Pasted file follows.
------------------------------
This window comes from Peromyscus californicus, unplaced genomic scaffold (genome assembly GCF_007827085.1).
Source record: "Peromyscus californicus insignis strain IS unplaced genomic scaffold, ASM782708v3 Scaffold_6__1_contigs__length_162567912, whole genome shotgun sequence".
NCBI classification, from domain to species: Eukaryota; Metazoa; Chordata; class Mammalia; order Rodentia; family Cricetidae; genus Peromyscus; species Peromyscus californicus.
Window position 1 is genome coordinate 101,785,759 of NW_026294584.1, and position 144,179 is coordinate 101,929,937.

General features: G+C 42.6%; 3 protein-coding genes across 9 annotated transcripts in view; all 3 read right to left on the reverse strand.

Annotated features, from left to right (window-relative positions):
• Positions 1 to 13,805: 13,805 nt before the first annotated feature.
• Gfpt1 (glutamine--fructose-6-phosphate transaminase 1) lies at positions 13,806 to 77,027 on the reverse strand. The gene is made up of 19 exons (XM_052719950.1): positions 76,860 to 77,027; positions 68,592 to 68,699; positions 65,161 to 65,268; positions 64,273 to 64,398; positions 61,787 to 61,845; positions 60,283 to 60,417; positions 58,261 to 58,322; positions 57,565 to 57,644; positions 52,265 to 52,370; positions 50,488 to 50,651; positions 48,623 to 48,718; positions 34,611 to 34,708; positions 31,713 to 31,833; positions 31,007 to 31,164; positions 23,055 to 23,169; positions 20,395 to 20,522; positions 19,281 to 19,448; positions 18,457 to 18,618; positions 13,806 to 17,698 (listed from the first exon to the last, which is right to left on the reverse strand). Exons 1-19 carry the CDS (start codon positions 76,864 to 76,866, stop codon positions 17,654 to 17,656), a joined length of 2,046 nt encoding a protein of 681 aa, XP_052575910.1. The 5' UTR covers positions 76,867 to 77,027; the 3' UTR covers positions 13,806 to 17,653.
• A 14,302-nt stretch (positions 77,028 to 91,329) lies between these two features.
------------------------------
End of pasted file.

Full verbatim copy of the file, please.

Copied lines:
This window comes from Peromyscus californicus, unplaced genomic scaffold (genome assembly GCF_007827085.1).
Source record: "Peromyscus californicus insignis strain IS unplaced genomic scaffold, ASM782708v3 Scaffold_6__1_contigs__length_162567912, whole genome shotgun sequence".
NCBI classification, from domain to species: Eukaryota; Metazoa; Chordata; class Mammalia; order Rodentia; family Cricetidae; genus Peromyscus; species Peromyscus californicus.
Window position 1 is genome coordinate 101,785,759 of NW_026294584.1, and position 144,179 is coordinate 101,929,937.

General features: G+C 42.6%; 3 protein-coding genes across 9 annotated transcripts in view; all 3 read right to left on the reverse strand.

Annotated features, from left to right (window-relative positions):
• Positions 1 to 13,805: 13,805 nt before the first annotated feature.
• Gfpt1 (glutamine--fructose-6-phosphate transaminase 1) lies at positions 13,806 to 77,027 on the reverse strand. The gene is made up of 19 exons (XM_052719950.1): positions 76,860 to 77,027; positions 68,592 to 68,699; positions 65,161 to 65,268; positions 64,273 to 64,398; positions 61,787 to 61,845; positions 60,283 to 60,417; positions 58,261 to 58,322; positions 57,565 to 57,644; positions 52,265 to 52,370; positions 50,488 to 50,651; positions 48,623 to 48,718; positions 34,611 to 34,708; positions 31,713 to 31,833; positions 31,007 to 31,164; positions 23,055 to 23,169; positions 20,395 to 20,522; positions 19,281 to 19,448; positions 18,457 to 18,618; positions 13,806 to 17,698 (listed from the first exon to the last, which is right to left on the reverse strand). Exons 1-19 carry the CDS (start codon positions 76,864 to 76,866, stop codon positions 17,654 to 17,656), a joined length of 2,046 nt encoding a protein of 681 aa, XP_052575910.1. The 5' UTR covers positions 76,867 to 77,027; the 3' UTR covers positions 13,806 to 17,653.
• A 14,302-nt stretch (positions 77,028 to 91,329) lies between these two features.